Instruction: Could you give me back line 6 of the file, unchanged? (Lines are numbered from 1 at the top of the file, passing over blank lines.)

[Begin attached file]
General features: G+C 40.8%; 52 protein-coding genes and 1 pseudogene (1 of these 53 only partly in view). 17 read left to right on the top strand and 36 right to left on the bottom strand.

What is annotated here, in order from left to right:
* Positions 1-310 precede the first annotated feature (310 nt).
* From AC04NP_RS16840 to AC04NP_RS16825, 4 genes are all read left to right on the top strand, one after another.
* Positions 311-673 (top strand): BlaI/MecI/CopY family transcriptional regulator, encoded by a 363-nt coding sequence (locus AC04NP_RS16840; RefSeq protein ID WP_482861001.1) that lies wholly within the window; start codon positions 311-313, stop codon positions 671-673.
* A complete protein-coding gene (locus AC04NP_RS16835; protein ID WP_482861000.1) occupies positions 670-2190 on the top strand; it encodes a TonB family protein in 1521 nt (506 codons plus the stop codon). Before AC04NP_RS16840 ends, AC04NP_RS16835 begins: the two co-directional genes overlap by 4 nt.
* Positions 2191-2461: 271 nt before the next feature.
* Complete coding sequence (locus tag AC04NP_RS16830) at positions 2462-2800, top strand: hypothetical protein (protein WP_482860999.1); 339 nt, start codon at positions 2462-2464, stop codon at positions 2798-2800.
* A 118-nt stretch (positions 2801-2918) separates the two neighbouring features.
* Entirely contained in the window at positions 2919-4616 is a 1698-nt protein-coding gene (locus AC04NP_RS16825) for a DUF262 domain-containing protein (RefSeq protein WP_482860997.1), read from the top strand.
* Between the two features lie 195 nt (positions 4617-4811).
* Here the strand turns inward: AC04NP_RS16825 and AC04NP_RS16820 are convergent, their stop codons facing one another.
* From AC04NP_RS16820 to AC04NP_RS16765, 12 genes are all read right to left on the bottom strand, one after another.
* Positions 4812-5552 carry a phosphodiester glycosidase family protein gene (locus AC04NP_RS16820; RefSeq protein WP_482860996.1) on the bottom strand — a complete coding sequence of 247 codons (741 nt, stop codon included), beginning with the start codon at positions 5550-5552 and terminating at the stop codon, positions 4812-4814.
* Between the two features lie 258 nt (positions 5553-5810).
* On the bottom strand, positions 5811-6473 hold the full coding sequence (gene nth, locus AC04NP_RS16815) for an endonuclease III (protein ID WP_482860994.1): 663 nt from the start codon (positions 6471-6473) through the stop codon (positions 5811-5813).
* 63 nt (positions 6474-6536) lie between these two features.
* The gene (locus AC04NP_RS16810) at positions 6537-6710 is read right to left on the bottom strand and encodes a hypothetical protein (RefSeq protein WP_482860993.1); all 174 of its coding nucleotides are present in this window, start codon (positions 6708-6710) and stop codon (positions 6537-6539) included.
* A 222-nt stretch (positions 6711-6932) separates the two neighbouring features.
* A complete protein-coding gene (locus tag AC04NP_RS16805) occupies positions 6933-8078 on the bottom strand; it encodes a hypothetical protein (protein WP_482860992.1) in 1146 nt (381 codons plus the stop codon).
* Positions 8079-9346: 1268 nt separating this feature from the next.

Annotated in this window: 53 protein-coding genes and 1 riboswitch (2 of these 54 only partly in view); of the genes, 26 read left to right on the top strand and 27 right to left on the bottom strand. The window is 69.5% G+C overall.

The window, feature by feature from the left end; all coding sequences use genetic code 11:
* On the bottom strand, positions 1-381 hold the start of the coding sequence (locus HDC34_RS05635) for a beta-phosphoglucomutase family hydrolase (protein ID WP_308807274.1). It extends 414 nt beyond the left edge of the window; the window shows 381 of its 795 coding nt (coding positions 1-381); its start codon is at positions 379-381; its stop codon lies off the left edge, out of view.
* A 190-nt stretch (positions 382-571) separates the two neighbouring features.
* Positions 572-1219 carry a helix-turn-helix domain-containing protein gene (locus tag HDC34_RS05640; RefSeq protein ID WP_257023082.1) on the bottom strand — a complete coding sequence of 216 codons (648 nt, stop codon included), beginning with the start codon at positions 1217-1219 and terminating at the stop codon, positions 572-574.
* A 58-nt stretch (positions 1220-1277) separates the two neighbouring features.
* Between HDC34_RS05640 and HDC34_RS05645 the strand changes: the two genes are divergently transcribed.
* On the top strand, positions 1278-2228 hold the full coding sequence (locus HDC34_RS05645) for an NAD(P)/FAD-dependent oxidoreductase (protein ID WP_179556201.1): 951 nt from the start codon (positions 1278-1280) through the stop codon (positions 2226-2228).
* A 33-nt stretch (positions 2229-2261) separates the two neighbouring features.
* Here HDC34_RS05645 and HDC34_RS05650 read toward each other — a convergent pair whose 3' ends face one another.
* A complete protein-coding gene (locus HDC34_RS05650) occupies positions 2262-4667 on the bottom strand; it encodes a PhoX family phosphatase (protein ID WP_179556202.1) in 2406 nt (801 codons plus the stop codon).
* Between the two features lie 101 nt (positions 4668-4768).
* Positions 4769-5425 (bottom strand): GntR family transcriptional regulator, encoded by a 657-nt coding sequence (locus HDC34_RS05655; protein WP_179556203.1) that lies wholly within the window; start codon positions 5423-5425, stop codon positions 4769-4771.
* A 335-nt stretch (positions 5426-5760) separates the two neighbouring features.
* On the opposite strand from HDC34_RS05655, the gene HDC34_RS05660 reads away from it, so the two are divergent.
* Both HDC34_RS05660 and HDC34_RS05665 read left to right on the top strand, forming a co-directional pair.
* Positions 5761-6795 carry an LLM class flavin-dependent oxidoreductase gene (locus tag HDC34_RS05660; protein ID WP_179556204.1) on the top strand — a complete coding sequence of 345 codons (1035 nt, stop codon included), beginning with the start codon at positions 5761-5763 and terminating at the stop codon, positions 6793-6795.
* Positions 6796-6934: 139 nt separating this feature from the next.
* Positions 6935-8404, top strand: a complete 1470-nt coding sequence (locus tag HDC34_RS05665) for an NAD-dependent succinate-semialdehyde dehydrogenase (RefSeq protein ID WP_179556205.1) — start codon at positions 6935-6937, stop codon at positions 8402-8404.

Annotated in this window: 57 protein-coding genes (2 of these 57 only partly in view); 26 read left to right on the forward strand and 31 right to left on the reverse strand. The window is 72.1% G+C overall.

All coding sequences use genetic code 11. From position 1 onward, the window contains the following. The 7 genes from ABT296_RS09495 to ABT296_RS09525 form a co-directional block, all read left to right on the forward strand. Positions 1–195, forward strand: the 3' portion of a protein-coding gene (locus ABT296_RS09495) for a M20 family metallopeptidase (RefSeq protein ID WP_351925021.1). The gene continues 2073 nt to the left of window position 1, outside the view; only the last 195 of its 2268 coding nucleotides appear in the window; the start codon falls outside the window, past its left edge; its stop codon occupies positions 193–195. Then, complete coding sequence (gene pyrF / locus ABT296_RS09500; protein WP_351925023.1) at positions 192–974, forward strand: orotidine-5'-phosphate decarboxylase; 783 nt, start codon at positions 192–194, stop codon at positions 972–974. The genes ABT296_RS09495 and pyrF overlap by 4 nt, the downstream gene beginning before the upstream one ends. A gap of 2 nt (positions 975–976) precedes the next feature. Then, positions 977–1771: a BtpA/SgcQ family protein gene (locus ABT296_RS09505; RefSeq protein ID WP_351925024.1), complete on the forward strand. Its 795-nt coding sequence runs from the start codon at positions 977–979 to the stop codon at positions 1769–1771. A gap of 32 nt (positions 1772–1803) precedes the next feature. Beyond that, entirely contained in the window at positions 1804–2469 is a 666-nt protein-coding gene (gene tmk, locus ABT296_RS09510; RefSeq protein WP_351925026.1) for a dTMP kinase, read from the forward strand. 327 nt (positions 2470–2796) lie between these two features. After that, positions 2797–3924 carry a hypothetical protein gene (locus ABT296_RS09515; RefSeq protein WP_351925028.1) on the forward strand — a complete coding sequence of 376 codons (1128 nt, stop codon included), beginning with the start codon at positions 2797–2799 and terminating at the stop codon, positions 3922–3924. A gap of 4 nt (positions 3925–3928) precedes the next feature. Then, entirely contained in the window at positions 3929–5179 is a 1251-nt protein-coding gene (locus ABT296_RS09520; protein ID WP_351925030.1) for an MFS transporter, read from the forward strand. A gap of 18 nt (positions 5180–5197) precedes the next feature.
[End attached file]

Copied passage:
* A complete protein-coding gene (locus AC04NP_RS16835; protein ID WP_482861000.1) occupies positions 670-2190 on the top strand; it encodes a TonB family protein in 1521 nt (506 codons plus the stop codon). Before AC04NP_RS16840 ends, AC04NP_RS16835 begins: the two co-directional genes overlap by 4 nt.